"Fiction Distorting Fact": The Prison Life, Annotated by Jefferson Davis

Portada
Mercer University Press, 1987 - 168 páginas
This new study of 'Prison life' places the work and these two years in proper perspective. Davis was imprisoned and Craven was assigned to be his physician, not much more than that should be accepted as fact. This edition reproduces Davis's annotations and comments from his personal copy, along with editorial notes and explanations. It also provides a clear, objective description of Davis's life at Fort Monroe, based on evidence and Davis's own letters from prison.

Dentro del libro

Comentarios de la gente - Escribir un comentario

No encontramos ningún comentario en los lugares habituales.

Páginas seleccionadas

Contenido

PREFACE
vii
ACKNOWLEDGMENTS
ix
INTRODUCTION
xi
CHAPTER 1
1
CHAPTER 2
5
CHAPTER 3
10
CHAPTER 4
15
CHAPTER 5
20
CHAPTER 13
74
CHAPTER 14
80
CHAPTER 15
85
CHAPTER 16
90
CHAPTER 17
94
CHAPTER 18
102
CHAPTER 19
108
CHAPTER 20
114

CHAPTER 6
26
CHAPTER 7
32
CHAPTER 8
37
CHAPTER 9
43
CHAPTER 10
54
CHAPTER 11
60
CHAPTER 12
68
CHAPTER 21
119
CHAPTER 22
128
CHAPTER 23
136
APPENDIX
141
BIBLIOGRAPHY
151
INDEX
165
Derechos de autor

Otras ediciones - Ver todas

Términos y frases comunes

Pasajes populares

Página 110 - Tho' they may gang a kennin wrang, To step aside is human : One point must still be greatly dark, The moving Why they do it ; And just as lamely can ye mark, How far perhaps they rue it. Who made the heart, 'tis He alone Decidedly can try us, He knows each chord its various tone, Each spring its various bias : Then at the balance let's be mute, We never can adjust it ; What's done we partly may compute, But know not what's resisted.
Página 57 - There is that maketh himself rich, yet hath nothing: there is that maketh himself poor, yet hath great riches.
Página 143 - Whereas it appears from evidence in the Bureau of Military Justice that the atrocious murder of the late President, Abraham Lincoln, and the attempted assassination of the Hon. William H. Seward, Secretary of State, were incited, concerted, and procured by and between Jefferson Davis, late of Richmond, Va., and Jacob Thompson, Clement C.
Página 148 - I shall have the most solemn one to "preserve, protect, and defend it." I am loath to close. We are not enemies, but friends. We must not be enemies. Though passion may have strained it must not break our bonds of affection. The mystic chords of memory, stretching from every battlefield and patriot grave to every living heart and hearthstone all over this broad land, will yet swell the chorus of the Union, when again touched, as surely they will be, by the better angels of our nature.
Página 25 - Or man, or woman. Yet I argue not Against Heaven's hand or will, nor bate a jot Of heart or hope, but still bear up and steer Right onward.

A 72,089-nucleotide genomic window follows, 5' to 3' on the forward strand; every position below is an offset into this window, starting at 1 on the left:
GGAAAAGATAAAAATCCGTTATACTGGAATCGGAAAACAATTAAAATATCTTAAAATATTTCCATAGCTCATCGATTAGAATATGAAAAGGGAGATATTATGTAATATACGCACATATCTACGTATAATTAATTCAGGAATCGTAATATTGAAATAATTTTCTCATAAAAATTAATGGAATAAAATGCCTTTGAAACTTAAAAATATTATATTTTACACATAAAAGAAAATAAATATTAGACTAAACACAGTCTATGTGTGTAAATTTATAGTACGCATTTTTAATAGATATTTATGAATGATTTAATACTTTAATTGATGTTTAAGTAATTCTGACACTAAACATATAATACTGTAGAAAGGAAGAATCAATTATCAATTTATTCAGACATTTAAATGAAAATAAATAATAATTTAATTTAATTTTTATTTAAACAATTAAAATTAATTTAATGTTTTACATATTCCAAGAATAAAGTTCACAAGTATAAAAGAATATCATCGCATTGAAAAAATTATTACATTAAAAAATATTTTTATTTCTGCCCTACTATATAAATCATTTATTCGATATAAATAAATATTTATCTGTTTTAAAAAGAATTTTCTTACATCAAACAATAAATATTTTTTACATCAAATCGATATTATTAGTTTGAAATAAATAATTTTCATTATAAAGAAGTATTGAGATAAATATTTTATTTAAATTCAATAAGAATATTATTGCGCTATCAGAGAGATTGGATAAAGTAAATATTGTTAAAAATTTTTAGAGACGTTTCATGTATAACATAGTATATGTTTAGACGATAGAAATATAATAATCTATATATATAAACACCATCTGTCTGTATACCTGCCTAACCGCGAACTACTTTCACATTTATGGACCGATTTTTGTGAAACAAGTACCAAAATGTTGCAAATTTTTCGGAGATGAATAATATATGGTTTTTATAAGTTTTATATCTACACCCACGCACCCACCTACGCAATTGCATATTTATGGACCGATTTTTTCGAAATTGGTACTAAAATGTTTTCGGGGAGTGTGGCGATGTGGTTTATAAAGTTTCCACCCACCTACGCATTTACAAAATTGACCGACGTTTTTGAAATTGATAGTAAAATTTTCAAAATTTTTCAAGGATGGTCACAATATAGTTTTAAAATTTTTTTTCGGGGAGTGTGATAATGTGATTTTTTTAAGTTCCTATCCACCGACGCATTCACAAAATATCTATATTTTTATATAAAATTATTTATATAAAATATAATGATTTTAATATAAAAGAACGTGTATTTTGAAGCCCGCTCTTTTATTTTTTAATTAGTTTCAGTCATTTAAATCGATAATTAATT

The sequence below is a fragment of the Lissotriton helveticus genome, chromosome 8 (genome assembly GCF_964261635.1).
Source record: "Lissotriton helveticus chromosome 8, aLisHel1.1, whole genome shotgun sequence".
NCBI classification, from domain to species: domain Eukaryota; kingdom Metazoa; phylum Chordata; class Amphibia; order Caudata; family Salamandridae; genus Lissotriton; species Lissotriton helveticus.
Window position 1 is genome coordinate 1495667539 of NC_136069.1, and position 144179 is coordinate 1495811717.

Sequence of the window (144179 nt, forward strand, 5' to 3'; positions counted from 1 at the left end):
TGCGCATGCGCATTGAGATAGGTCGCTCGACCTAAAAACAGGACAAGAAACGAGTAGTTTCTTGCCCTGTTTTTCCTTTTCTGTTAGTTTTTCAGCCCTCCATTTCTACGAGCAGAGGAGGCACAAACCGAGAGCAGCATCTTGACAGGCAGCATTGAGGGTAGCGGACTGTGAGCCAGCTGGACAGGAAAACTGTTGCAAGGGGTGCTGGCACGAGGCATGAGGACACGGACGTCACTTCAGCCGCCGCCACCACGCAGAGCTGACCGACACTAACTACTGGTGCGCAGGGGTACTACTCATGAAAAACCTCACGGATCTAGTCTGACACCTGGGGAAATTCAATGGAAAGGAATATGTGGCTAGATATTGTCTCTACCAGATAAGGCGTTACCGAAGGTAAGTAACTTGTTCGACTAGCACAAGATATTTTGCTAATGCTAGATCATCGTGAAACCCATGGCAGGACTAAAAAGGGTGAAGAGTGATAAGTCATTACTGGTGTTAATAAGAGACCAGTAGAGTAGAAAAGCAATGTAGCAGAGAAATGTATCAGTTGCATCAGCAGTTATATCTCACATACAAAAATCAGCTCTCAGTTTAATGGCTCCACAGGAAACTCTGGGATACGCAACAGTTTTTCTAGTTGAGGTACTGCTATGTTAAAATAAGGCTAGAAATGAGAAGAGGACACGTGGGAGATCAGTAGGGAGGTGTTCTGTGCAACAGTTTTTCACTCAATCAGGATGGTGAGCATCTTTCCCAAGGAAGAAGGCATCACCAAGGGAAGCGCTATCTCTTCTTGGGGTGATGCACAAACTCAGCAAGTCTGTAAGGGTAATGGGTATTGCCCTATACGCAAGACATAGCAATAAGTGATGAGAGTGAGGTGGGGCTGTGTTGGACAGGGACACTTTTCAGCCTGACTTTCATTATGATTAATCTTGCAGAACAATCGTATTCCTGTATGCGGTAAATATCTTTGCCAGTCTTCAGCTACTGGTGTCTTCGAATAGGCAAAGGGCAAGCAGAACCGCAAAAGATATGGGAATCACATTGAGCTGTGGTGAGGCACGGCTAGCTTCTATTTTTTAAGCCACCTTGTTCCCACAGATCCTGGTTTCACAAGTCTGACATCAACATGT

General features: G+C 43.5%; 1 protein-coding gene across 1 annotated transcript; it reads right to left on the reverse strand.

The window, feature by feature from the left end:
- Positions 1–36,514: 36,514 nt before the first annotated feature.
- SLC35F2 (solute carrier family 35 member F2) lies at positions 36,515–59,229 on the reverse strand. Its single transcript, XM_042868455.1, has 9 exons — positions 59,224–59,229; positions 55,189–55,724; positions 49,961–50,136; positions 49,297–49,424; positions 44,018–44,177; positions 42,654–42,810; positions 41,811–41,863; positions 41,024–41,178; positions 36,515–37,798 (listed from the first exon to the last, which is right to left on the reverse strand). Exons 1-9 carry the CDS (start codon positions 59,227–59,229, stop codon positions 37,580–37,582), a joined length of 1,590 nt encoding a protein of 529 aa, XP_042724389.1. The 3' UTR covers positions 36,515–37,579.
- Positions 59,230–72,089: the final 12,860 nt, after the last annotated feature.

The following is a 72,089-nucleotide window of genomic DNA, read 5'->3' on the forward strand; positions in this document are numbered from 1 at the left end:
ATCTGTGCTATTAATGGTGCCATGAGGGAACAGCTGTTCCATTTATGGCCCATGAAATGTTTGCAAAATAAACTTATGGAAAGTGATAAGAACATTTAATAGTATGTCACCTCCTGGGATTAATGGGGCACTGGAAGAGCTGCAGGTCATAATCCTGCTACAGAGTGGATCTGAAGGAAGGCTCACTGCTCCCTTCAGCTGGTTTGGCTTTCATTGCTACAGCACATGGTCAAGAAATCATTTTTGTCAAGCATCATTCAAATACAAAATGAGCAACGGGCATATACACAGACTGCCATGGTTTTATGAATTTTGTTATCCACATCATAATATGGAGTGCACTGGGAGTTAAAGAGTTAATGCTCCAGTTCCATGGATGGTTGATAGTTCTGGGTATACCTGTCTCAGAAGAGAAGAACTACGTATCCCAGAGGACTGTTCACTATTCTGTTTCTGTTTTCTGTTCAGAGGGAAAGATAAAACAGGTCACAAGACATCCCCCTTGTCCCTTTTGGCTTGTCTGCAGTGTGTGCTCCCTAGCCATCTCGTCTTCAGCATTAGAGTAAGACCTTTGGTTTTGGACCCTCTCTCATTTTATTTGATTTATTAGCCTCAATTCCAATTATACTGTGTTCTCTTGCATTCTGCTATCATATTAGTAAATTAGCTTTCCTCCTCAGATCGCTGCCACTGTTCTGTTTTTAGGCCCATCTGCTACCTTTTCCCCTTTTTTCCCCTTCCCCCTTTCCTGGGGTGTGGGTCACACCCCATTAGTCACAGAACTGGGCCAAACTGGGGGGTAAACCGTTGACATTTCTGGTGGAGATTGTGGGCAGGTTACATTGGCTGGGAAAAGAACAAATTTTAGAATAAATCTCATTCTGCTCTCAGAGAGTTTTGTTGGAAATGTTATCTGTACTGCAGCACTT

Página xli - But the true theory is, that all pretended acts of secession were, from the beginning, null and void. The States can not commit treason, nor screen the individual citizens who may have committed treason, any more than they can make valid treaties, or engage in lawful commerce with any foreign power. The States attempting to secede placed themselves in a condition where their vitality was impaired, but not extinguished...
Página 143 - In testimony whereof, I have hereunto set my hand and caused the seal of the United States to be affixed. Done at the City of Washington this...
Página xii - I'm not trying to be funny, smart. I just want to understand it if I can and I dont know how to say it better. Because it's something my people haven't got. Or if we have got it, it all happened long ago across the water and so now there aint anything to look at every day to remind us of it...
Página xix - The past is dead; let it bury its dead, its hopes and its aspirations. Before you lies the future, a future full of golden promise, a future of expanding national glory, before which all the world shall stand amazed. Let me beseech you to lay aside all rancor, all bitter sectional feeling, and to take your places in the ranks of those who will bring about a consummation devoutly to be wished — a reunited country.

Acerca del autor (1987)

Jefferson Davis was born in Kentucky but grew up in Mississippi. After graduating from West Point in 1828, he served at frontier military posts and in the Black Hawk War. He resigned from the military in 1835. For the next 10 years, he managed his brother's isolated plantation in Mississippi. In 1845, he entered the world of politics as a member of the U.S. House of Representatives. Davis's reputation as a historian rests on one work - The Rise and Fall of the Confederate Government (1878-81), an account based in large measure on his own intimate experiences. Chosen by the provisional congress as president of the Confederate States of America in 1861, Davis faced criticism throughout his tenure. After Lee surrendered without his approval, Davis was indicted by the federal government for treason. Although he spent several years in prison, he was never brought to trial. In 1867, he was released on bond, and he retired to his estate, Beauvoir, on the Gulf of Mexico in Mississippi. There he wrote The Rise and Fall to vindicate the South in general and his presidency in particular.

Información bibliográfica